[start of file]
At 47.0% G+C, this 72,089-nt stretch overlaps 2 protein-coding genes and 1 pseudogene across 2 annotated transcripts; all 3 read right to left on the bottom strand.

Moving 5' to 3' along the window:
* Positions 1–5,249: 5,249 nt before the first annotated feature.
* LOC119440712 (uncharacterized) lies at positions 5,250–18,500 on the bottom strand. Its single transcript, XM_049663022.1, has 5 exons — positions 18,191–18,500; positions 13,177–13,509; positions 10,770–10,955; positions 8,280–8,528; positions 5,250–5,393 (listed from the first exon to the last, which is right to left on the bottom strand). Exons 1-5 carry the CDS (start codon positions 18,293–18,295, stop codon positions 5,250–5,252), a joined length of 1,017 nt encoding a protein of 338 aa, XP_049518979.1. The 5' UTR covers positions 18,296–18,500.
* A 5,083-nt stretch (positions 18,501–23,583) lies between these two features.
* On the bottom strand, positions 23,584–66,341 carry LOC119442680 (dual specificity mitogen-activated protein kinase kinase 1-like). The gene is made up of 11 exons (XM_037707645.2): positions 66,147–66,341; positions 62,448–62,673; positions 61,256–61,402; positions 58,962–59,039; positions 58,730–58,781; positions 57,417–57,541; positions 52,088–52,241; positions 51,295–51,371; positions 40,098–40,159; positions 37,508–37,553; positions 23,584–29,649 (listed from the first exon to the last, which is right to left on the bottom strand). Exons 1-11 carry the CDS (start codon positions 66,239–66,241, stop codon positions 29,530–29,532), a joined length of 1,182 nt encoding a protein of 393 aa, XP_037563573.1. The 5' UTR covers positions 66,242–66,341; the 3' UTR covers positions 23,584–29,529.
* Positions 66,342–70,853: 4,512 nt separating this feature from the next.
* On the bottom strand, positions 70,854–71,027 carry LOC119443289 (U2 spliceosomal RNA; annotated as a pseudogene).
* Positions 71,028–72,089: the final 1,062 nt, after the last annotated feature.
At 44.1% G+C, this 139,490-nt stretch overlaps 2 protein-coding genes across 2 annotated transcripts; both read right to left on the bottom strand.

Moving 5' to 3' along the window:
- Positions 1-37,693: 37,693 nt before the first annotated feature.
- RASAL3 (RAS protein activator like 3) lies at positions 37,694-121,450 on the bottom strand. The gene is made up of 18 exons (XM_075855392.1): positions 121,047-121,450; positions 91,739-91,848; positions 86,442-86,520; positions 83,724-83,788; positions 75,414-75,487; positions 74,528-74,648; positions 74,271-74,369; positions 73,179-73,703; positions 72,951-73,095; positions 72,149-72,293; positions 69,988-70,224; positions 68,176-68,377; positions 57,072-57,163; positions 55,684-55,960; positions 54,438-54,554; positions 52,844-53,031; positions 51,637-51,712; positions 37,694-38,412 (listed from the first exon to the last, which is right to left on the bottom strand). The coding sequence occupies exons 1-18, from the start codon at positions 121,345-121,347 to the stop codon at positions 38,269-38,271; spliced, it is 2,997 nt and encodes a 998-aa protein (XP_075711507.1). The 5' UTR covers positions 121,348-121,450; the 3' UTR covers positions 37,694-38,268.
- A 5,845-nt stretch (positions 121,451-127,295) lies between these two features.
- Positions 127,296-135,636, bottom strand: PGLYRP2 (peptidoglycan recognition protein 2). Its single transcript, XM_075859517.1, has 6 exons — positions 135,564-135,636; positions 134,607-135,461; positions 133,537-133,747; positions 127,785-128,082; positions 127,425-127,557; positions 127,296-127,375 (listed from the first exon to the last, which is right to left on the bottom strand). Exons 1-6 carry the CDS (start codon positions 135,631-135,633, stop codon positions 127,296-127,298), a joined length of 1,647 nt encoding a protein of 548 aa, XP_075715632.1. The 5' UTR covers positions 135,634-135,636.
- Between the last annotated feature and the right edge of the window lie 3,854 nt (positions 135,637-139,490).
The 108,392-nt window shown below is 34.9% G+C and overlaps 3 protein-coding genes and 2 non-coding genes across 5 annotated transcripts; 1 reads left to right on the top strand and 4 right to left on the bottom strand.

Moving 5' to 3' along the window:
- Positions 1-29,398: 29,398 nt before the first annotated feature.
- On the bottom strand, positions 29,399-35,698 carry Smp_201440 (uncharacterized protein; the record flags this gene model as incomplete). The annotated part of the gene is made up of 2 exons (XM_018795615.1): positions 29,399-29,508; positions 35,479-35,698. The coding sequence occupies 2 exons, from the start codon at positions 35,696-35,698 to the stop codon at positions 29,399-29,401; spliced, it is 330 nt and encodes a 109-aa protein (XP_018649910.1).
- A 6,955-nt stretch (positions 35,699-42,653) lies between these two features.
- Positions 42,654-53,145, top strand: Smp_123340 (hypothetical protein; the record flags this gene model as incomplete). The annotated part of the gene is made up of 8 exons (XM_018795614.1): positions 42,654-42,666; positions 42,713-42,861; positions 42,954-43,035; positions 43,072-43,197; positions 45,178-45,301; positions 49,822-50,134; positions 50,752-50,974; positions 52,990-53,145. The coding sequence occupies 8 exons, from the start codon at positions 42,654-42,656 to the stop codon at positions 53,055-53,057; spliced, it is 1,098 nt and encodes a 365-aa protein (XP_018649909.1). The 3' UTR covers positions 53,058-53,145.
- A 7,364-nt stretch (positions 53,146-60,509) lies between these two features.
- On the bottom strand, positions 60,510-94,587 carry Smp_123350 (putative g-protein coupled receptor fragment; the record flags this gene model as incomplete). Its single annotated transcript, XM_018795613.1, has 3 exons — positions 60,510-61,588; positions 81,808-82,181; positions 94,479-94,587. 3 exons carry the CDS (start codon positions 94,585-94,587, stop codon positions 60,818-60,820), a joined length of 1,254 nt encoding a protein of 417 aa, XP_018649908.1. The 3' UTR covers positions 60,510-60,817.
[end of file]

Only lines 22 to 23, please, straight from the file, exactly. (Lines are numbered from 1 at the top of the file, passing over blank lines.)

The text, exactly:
- Positions 42,654-53,145, top strand: Smp_123340 (hypothetical protein; the record flags this gene model as incomplete). The annotated part of the gene is made up of 8 exons (XM_018795614.1): positions 42,654-42,666; positions 42,713-42,861; positions 42,954-43,035; positions 43,072-43,197; positions 45,178-45,301; positions 49,822-50,134; positions 50,752-50,974; positions 52,990-53,145. The coding sequence occupies 8 exons, from the start codon at positions 42,654-42,656 to the stop codon at positions 53,055-53,057; spliced, it is 1,098 nt and encodes a 365-aa protein (XP_018649909.1). The 3' UTR covers positions 53,058-53,145.
- A 7,364-nt stretch (positions 53,146-60,509) lies between these two features.